Young women with breast cancer often overestimate the chance that cancer will develop in their other healthy breast and decide to have that breast surgically removed, finds study.
A survey at the Dana-Farber Cancer Institute found that many patients opt for the procedure, known as a contralateral prophylactic mastectomy (CPM), despite knowing it will be unlikely to improve their chance of survival. Researchers canvassed 123 women age 40 or younger who had undergone a bilateral mastectomy despite having cancer in only one breast.
According to the study authors, the study showed a certain disconnect between what many patients know on an abstract, intellectual level- that CPM has little impact on survival rates for most women- and the choices they make after receiving the anxiety-inducing diagnosis of breast cancer. Almost all the women said they opted for CPM out of a desire to improve their chances of survival and prevent the cancer from spreading to other parts of the body.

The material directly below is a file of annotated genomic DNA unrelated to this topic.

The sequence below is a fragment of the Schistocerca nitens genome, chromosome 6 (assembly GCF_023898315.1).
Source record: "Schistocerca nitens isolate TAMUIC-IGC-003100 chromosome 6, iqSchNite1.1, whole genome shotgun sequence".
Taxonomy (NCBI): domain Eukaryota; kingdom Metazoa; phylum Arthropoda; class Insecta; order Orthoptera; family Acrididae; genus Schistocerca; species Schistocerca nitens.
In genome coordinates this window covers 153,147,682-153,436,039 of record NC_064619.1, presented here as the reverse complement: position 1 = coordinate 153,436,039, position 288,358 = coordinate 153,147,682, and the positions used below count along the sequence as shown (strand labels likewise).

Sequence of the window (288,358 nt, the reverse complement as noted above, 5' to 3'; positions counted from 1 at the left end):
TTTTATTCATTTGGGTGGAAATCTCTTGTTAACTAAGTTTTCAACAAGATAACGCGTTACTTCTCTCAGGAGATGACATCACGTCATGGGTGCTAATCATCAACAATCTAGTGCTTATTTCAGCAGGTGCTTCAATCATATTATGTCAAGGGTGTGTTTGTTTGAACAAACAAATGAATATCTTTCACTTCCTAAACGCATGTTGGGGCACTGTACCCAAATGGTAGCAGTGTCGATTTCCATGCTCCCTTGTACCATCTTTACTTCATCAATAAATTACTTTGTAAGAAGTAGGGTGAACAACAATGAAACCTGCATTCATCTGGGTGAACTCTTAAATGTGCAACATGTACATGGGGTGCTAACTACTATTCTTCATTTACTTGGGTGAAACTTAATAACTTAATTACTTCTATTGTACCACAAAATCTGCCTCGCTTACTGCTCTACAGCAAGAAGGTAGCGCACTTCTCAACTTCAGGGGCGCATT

According to study's lead author Shoshana Rosenberg, ScD, MPH, most women acknowledge that CPM does not improve survival, but anxiety and fear of recurrence probably influence them during the decision-making process.
Moreover, survey also indicated that women who don't inherit an increased genetic risk of breast cancer tend to overestimate the chance that cancer will develop in both breasts, where as respondents who did have an inherited predisposition to breast cancer more accurately perceived their risk for cancer in both breasts. Not only they overestimated the benefits of CPM, many of the participants underestimated the severity of some of its side effects.
The study is published in Annals of Internal Medicine.
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